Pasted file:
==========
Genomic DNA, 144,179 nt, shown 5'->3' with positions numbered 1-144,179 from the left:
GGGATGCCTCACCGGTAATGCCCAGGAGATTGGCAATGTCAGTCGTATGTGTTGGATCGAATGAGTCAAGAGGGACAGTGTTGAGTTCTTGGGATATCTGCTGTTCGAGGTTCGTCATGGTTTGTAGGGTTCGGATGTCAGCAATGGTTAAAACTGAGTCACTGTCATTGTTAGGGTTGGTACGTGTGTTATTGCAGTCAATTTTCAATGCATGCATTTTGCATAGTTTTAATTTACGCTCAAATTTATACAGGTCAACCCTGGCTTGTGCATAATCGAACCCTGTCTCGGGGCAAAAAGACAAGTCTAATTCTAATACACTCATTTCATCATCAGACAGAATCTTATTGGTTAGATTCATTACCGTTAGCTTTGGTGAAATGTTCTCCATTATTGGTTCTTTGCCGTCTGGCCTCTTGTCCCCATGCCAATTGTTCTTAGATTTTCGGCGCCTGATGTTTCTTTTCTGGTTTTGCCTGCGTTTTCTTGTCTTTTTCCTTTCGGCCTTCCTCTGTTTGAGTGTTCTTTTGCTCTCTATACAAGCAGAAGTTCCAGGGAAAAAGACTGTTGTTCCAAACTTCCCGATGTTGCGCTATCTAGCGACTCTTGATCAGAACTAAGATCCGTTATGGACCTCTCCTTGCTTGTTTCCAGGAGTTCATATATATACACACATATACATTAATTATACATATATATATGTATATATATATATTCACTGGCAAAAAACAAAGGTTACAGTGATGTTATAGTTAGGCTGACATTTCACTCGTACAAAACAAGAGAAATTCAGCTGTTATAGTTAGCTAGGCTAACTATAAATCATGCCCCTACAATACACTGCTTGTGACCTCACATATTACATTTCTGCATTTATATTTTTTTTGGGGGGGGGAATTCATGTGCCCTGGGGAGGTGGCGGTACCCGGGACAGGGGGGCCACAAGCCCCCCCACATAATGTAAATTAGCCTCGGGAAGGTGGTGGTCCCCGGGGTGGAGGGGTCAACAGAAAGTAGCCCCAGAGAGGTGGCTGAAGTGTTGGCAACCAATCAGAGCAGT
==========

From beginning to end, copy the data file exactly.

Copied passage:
Genomic DNA, 144,179 nt, shown 5'->3' with positions numbered 1-144,179 from the left:
GGGATGCCTCACCGGTAATGCCCAGGAGATTGGCAATGTCAGTCGTATGTGTTGGATCGAATGAGTCAAGAGGGACAGTGTTGAGTTCTTGGGATATCTGCTGTTCGAGGTTCGTCATGGTTTGTAGGGTTCGGATGTCAGCAATGGTTAAAACTGAGTCACTGTCATTGTTAGGGTTGGTACGTGTGTTATTGCAGTCAATTTTCAATGCATGCATTTTGCATAGTTTTAATTTACGCTCAAATTTATACAGGTCAACCCTGGCTTGTGCATAATCGAACCCTGTCTCGGGGCAAAAAGACAAGTCTAATTCTAATACACTCATTTCATCATCAGACAGAATCTTATTGGTTAGATTCATTACCGTTAGCTTTGGTGAAATGTTCTCCATTATTGGTTCTTTGCCGTCTGGCCTCTTGTCCCCATGCCAATTGTTCTTAGATTTTCGGCGCCTGATGTTTCTTTTCTGGTTTTGCCTGCGTTTTCTTGTCTTTTTCCTTTCGGCCTTCCTCTGTTTGAGTGTTCTTTTGCTCTCTATACAAGCAGAAGTTCCAGGGAAAAAGACTGTTGTTCCAAACTTCCCGATGTTGCGCTATCTAGCGACTCTTGATCAGAACTAAGATCCGTTATGGACCTCTCCTTGCTTGTTTCCAGGAGTTCATATATATACACACATATACATTAATTATACATATATATATGTATATATATATATTCACTGGCAAAAAACAAAGGTTACAGTGATGTTATAGTTAGGCTGACATTTCACTCGTACAAAACAAGAGAAATTCAGCTGTTATAGTTAGCTAGGCTAACTATAAATCATGCCCCTACAATACACTGCTTGTGACCTCACATATTACATTTCTGCATTTATATTTTTTTTGGGGGGGGGAATTCATGTGCCCTGGGGAGGTGGCGGTACCCGGGACAGGGGGGCCACAAGCCCCCCCACATAATGTAAATTAGCCTCGGGAAGGTGGTGGTCCCCGGGGTGGAGGGGTCAACAGAAAGTAGCCCCAGAGAGGTGGCTGAAGTGTTGGCAACCAATCAGAGCAGT